HSBC chief warns post-Brexit fragmentation could increase costs

HSBC chief executive Noel Quinn says there is a risk of higher costs for banks and their customers if Brexit leads to a more fragmented European market.

The European Central Bank has been putting pressure on banks to move more staff and capital from London to Europe. Some bankers worry this will lead to role duplication and inefficient resource allocation.

HSBC plans to move around 1,000 investment bankers from London to its Paris office. While Quinn said he was confident the bank would not need to shift staff or assets, he added that any significant fluctuations would bring additional costs for customers.

“There is a risk of fragmentation increasing costs, that is a fact. But that’s out of my control,” he said at the Financial Times Global Banking Summit on Thursday.

Recent bank executives, lawyers and supervisors tell FT that the ECB has become increasingly forceful in requiring lenders to shift more resources to the continent to run their European businesses.

This push is partly related to the ECB’s recent decision to end sanctions on the movement of staff and capital granted to the EU during the pandemic, as well as the proposed new law. will make it harder for international banks to sell services to the bloc.

However, other temporary measures have been extended to avoid causing financial instability. Last month, the European Commission said it would extend a temporary license allowing European banks to access UK clearing facilities to avoid “the brink” when the current facility expires. in June.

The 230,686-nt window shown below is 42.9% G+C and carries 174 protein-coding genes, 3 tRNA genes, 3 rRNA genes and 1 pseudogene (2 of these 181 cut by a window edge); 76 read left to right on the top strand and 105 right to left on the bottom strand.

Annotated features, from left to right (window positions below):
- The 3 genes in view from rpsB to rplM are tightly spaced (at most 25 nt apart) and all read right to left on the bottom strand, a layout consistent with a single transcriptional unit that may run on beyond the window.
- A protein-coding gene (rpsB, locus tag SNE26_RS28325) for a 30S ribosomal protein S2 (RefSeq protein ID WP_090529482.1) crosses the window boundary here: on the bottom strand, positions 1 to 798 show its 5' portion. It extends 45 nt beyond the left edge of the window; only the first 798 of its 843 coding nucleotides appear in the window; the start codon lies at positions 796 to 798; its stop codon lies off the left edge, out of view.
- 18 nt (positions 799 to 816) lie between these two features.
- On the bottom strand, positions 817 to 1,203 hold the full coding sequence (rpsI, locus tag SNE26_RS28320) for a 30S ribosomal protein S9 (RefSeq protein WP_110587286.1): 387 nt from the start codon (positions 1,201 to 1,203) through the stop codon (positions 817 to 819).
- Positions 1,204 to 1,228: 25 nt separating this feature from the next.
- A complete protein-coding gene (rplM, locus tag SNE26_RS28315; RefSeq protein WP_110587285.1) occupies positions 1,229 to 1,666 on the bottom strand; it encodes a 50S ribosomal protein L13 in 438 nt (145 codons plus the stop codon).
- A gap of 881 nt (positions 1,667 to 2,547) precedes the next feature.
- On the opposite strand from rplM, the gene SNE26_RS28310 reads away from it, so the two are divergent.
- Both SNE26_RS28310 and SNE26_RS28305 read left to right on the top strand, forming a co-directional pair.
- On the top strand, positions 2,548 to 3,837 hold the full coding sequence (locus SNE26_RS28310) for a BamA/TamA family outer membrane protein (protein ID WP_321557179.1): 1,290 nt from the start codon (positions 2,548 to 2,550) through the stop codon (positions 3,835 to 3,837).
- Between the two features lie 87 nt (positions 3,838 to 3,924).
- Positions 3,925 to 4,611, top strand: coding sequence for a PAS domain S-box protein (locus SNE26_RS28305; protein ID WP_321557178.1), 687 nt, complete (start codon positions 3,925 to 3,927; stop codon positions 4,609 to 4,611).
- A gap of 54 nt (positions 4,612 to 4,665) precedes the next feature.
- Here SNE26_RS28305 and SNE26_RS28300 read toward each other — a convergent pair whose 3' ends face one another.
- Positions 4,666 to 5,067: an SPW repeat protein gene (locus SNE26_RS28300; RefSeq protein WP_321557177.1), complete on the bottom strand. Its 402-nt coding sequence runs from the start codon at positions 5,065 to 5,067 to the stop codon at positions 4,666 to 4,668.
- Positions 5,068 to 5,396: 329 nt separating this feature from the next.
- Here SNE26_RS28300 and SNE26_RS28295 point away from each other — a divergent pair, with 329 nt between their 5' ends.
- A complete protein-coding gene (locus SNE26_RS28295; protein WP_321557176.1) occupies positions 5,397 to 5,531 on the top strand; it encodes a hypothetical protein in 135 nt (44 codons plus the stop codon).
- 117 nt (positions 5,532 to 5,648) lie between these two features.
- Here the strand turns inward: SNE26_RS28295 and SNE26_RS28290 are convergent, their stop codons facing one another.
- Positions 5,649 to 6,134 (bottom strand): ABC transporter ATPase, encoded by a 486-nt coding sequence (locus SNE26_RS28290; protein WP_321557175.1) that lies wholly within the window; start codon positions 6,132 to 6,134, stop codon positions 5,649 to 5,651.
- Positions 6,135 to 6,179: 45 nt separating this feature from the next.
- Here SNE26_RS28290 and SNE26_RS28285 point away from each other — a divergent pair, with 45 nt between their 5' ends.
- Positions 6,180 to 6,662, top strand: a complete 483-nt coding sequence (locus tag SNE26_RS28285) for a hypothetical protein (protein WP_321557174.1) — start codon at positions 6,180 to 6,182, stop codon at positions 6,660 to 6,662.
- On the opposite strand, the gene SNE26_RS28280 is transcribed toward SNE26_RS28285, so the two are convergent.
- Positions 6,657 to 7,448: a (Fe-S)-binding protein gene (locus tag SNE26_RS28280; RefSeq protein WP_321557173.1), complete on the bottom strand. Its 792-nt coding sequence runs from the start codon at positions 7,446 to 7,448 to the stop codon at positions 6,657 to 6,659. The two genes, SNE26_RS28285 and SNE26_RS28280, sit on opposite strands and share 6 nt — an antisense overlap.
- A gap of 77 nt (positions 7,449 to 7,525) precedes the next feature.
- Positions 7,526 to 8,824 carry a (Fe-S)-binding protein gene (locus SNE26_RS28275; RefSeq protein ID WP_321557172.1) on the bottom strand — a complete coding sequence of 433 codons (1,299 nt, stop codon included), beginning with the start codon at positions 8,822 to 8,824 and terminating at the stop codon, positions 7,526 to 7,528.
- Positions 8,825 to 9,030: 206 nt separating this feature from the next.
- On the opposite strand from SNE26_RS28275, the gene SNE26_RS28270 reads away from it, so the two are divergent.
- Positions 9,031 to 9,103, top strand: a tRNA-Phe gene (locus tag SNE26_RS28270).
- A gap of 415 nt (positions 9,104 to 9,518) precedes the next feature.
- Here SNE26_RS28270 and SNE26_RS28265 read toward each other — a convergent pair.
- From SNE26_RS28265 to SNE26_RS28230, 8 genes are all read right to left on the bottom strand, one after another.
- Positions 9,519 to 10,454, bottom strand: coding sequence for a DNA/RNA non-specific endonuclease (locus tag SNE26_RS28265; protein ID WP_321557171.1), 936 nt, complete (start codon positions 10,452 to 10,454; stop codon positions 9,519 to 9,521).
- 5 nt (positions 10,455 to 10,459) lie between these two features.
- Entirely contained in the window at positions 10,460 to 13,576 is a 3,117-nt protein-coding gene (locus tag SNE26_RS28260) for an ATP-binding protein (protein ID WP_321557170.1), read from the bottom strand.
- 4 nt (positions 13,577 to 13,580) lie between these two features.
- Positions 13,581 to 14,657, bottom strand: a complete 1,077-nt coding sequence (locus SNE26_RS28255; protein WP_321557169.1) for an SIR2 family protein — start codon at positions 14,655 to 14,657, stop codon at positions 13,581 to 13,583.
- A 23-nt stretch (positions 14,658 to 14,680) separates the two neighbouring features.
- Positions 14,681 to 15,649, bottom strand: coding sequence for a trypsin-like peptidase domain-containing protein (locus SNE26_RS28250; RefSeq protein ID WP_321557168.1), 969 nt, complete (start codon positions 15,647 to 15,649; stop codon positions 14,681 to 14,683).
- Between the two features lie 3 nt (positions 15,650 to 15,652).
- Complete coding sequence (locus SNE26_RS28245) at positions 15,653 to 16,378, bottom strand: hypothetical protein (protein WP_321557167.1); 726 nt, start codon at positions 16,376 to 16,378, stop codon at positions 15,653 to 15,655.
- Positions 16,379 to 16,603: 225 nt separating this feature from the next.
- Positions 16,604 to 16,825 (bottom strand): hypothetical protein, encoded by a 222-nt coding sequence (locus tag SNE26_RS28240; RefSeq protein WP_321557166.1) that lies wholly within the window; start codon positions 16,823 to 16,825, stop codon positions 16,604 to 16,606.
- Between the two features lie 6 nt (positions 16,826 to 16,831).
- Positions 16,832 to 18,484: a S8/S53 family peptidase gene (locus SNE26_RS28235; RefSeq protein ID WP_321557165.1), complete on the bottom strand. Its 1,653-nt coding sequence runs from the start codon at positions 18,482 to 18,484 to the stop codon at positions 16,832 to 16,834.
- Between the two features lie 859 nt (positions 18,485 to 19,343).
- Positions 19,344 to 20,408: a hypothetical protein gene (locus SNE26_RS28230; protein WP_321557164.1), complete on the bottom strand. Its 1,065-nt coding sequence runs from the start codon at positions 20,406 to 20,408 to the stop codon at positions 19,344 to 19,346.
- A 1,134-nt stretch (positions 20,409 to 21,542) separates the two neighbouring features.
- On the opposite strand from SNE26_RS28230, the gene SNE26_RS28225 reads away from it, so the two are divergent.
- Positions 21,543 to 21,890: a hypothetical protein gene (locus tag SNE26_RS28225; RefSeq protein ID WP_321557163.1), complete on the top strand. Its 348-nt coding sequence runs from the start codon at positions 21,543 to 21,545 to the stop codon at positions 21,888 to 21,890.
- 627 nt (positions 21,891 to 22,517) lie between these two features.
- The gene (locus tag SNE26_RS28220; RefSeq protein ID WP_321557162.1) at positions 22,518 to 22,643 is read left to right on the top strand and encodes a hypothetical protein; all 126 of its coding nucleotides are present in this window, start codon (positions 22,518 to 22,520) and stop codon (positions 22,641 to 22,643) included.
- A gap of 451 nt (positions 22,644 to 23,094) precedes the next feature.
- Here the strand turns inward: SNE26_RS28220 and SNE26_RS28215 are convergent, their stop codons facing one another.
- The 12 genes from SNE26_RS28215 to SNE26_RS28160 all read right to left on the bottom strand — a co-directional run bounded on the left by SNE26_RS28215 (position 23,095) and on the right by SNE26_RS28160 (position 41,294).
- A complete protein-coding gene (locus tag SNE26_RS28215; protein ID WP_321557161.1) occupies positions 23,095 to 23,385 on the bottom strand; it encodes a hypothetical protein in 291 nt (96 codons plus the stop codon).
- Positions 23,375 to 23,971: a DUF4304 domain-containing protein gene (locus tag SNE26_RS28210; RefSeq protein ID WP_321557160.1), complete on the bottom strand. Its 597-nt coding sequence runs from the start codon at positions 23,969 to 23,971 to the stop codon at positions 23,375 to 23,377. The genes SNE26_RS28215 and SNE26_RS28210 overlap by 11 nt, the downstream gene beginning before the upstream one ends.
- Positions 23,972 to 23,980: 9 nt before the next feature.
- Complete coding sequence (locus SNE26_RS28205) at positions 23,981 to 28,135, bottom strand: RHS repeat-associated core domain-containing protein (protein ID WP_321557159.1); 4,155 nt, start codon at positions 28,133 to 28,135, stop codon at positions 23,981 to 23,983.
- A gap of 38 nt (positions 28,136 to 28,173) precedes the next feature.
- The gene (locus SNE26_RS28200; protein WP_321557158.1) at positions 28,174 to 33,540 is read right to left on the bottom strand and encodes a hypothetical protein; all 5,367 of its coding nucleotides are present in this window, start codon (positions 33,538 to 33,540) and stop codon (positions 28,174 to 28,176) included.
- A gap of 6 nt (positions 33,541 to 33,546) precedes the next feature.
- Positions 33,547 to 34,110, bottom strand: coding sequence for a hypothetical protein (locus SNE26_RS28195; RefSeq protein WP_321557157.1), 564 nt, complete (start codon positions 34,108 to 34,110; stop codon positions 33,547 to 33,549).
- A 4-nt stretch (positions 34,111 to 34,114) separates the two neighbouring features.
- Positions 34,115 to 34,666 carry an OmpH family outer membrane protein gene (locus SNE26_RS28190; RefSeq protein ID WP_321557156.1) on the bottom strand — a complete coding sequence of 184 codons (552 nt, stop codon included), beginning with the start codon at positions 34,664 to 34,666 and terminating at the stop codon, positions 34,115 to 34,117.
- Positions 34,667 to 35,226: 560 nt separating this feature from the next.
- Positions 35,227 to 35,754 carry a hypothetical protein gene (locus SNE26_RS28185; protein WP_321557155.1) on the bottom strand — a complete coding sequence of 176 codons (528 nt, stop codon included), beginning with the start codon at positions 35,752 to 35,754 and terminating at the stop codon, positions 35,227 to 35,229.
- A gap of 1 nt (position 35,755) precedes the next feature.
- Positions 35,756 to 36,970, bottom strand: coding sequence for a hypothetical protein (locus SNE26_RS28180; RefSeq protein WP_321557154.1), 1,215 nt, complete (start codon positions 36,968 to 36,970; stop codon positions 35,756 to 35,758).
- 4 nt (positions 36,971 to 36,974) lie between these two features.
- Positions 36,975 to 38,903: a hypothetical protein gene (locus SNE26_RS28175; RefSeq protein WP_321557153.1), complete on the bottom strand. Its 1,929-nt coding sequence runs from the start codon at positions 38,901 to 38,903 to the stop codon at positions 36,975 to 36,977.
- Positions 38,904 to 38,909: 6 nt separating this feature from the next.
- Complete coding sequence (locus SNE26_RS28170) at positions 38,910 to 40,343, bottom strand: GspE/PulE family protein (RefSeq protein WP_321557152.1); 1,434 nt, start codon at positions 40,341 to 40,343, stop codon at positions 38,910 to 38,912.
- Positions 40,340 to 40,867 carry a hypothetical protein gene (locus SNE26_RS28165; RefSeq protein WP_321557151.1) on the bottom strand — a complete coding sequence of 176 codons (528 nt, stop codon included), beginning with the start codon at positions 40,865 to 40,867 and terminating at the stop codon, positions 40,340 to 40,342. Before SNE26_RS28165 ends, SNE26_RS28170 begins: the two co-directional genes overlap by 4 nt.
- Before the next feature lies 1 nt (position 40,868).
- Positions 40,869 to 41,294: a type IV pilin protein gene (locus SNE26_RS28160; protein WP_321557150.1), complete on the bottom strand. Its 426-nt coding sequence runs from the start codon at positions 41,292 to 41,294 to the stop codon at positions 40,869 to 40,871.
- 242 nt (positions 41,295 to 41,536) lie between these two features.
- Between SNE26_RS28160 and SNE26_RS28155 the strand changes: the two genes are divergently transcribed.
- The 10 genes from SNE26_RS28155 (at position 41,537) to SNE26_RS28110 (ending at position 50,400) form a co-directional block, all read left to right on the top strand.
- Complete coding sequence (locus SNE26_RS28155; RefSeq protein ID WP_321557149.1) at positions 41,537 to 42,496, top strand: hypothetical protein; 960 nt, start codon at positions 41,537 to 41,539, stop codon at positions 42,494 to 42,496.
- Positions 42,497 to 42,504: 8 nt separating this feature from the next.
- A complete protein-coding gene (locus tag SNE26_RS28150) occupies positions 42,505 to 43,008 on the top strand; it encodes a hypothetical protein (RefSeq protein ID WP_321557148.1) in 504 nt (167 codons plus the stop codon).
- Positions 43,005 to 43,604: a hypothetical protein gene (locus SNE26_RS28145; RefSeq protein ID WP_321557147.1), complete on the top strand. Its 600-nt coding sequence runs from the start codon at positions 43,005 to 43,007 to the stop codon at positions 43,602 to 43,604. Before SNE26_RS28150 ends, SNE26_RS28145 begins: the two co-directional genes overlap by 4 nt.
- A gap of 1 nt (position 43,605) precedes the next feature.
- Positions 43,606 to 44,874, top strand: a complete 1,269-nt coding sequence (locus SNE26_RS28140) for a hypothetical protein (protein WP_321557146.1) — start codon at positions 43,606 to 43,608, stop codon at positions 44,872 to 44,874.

“I hope the interim arrangements will become more permanent,” Quinn said. I think there’s some optimism about that, but we’ll have to wait and see.

“That’s not for me to make judgments, it’s for politicians and regulators. . . But no matter what, we got the spot. ”

Quinn, who has led HSBC since August 2019, also have to fight with the current turbulent relationship between the US and China. As one of the last truly global lenders, with the most important and profitable market in Hong Kong, it found itself caught between the two.

This and extremely low interest rates have weighed on its share price, which has fallen 30% since the start of 2020, wiping $47 billion off its market value.

Quinn said HSBC lost $6 billion in revenue due to falling interest rates.

“My focus is on driving revenue regardless of interest.”

He said he expected “slow and steady” rate hikes over the next year to strike a balance between keeping inflation in check, sustaining the economic recovery and not significantly raising the cost of payments. government debt.

“We are a substantial cash surplus organization, we have a balance sheet of $1.7 billion in customer deposits and $1.1 billion in customer loans that are currently mostly got nothing,” he said. “Higher interest rates. . . will have a significant impact on the bank. ”

HSBC said that in the UK, a 0.25 percentage point increase in interest rates alone would add $500 million in annual income.

The bank is undergoing the biggest overhaul of its global operations in its 156-year history. It plans to cut $4.5 billion in costs, cut 35,000 jobs and move $100 billion of risk-weighted assets to Asia, along with moves by several senior executives. high.

This year, it sold its loss-making consumer operations and French retail bank, and pledged to invest $6 billion to expand its Asian wealth management business.

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